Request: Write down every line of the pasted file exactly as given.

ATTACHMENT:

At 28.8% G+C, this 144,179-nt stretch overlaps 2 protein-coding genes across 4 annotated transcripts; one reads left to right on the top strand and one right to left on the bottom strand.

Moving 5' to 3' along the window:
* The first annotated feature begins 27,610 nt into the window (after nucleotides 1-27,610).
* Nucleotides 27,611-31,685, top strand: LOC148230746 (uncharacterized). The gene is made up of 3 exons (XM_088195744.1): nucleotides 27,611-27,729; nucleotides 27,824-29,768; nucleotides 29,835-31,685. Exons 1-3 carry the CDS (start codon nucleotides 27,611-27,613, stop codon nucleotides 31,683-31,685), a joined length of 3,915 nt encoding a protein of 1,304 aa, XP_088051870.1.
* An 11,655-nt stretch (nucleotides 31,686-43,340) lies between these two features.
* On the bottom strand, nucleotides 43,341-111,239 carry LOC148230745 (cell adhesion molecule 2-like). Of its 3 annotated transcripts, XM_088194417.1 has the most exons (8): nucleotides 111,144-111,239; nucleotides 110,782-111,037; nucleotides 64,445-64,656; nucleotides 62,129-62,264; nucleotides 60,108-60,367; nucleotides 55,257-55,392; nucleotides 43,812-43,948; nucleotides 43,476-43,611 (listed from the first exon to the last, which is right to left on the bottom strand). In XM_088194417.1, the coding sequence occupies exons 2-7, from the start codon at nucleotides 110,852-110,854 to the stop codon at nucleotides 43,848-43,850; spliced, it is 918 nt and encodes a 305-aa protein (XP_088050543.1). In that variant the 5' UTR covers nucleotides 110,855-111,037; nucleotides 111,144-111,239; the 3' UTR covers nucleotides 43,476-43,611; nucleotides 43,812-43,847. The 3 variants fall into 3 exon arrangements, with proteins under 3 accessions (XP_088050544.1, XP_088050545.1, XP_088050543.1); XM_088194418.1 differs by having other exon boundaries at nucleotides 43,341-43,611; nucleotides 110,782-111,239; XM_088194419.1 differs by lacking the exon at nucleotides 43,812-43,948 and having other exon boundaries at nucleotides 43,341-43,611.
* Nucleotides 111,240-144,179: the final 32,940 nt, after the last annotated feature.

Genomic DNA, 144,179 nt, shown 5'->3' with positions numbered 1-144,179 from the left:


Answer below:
At 28.8% G+C, this 144,179-nt stretch overlaps 2 protein-coding genes across 4 annotated transcripts; one reads left to right on the top strand and one right to left on the bottom strand.

Moving 5' to 3' along the window:
* The first annotated feature begins 27,610 nt into the window (after nucleotides 1-27,610).
* Nucleotides 27,611-31,685, top strand: LOC148230746 (uncharacterized). The gene is made up of 3 exons (XM_088195744.1): nucleotides 27,611-27,729; nucleotides 27,824-29,768; nucleotides 29,835-31,685. Exons 1-3 carry the CDS (start codon nucleotides 27,611-27,613, stop codon nucleotides 31,683-31,685), a joined length of 3,915 nt encoding a protein of 1,304 aa, XP_088051870.1.
* An 11,655-nt stretch (nucleotides 31,686-43,340) lies between these two features.
* On the bottom strand, nucleotides 43,341-111,239 carry LOC148230745 (cell adhesion molecule 2-like). Of its 3 annotated transcripts, XM_088194417.1 has the most exons (8): nucleotides 111,144-111,239; nucleotides 110,782-111,037; nucleotides 64,445-64,656; nucleotides 62,129-62,264; nucleotides 60,108-60,367; nucleotides 55,257-55,392; nucleotides 43,812-43,948; nucleotides 43,476-43,611 (listed from the first exon to the last, which is right to left on the bottom strand). In XM_088194417.1, the coding sequence occupies exons 2-7, from the start codon at nucleotides 110,852-110,854 to the stop codon at nucleotides 43,848-43,850; spliced, it is 918 nt and encodes a 305-aa protein (XP_088050543.1). In that variant the 5' UTR covers nucleotides 110,855-111,037; nucleotides 111,144-111,239; the 3' UTR covers nucleotides 43,476-43,611; nucleotides 43,812-43,847. The 3 variants fall into 3 exon arrangements, with proteins under 3 accessions (XP_088050544.1, XP_088050545.1, XP_088050543.1); XM_088194418.1 differs by having other exon boundaries at nucleotides 43,341-43,611; nucleotides 110,782-111,239; XM_088194419.1 differs by lacking the exon at nucleotides 43,812-43,948 and having other exon boundaries at nucleotides 43,341-43,611.
* Nucleotides 111,240-144,179: the final 32,940 nt, after the last annotated feature.

Genomic DNA, 144,179 nt, shown 5'->3' with positions numbered 1-144,179 from the left: